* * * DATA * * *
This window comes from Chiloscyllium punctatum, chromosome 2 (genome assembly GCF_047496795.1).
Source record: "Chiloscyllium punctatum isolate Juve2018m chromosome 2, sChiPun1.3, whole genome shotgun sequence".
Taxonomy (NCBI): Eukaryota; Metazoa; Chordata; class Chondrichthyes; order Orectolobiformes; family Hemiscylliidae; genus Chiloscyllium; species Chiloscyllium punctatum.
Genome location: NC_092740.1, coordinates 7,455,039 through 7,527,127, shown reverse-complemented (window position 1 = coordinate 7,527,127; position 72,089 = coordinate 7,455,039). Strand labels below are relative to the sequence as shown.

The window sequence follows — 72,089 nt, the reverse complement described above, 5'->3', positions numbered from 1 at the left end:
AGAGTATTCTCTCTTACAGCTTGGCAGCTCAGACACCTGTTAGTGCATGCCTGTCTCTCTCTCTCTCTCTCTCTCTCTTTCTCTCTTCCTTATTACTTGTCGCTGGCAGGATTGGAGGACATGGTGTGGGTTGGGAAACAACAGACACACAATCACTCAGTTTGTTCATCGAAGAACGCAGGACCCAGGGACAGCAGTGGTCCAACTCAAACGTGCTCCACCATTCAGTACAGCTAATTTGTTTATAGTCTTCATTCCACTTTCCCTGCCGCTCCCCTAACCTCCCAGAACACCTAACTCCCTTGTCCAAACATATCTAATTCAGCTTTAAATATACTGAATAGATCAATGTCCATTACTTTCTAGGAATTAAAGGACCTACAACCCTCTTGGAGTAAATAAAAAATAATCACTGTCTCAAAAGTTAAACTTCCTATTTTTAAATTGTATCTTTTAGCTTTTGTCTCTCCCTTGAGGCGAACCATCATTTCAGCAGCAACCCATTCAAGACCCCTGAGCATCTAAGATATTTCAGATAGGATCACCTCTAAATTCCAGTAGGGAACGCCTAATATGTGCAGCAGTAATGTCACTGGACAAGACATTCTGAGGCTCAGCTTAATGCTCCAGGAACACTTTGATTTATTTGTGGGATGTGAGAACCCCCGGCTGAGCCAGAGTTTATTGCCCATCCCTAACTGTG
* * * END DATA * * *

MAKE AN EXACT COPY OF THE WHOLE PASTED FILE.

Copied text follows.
This window comes from Chiloscyllium punctatum, chromosome 2 (genome assembly GCF_047496795.1).
Source record: "Chiloscyllium punctatum isolate Juve2018m chromosome 2, sChiPun1.3, whole genome shotgun sequence".
Taxonomy (NCBI): Eukaryota; Metazoa; Chordata; class Chondrichthyes; order Orectolobiformes; family Hemiscylliidae; genus Chiloscyllium; species Chiloscyllium punctatum.
Genome location: NC_092740.1, coordinates 7,455,039 through 7,527,127, shown reverse-complemented (window position 1 = coordinate 7,527,127; position 72,089 = coordinate 7,455,039). Strand labels below are relative to the sequence as shown.

The window sequence follows — 72,089 nt, the reverse complement described above, 5'->3', positions numbered from 1 at the left end:
AGAGTATTCTCTCTTACAGCTTGGCAGCTCAGACACCTGTTAGTGCATGCCTGTCTCTCTCTCTCTCTCTCTCTCTCTTTCTCTCTTCCTTATTACTTGTCGCTGGCAGGATTGGAGGACATGGTGTGGGTTGGGAAACAACAGACACACAATCACTCAGTTTGTTCATCGAAGAACGCAGGACCCAGGGACAGCAGTGGTCCAACTCAAACGTGCTCCACCATTCAGTACAGCTAATTTGTTTATAGTCTTCATTCCACTTTCCCTGCCGCTCCCCTAACCTCCCAGAACACCTAACTCCCTTGTCCAAACATATCTAATTCAGCTTTAAATATACTGAATAGATCAATGTCCATTACTTTCTAGGAATTAAAGGACCTACAACCCTCTTGGAGTAAATAAAAAATAATCACTGTCTCAAAAGTTAAACTTCCTATTTTTAAATTGTATCTTTTAGCTTTTGTCTCTCCCTTGAGGCGAACCATCATTTCAGCAGCAACCCATTCAAGACCCCTGAGCATCTAAGATATTTCAGATAGGATCACCTCTAAATTCCAGTAGGGAACGCCTAATATGTGCAGCAGTAATGTCACTGGACAAGACATTCTGAGGCTCAGCTTAATGCTCCAGGAACACTTTGATTTATTTGTGGGATGTGAGAACCCCCGGCTGAGCCAGAGTTTATTGCCCATCCCTAACTGTG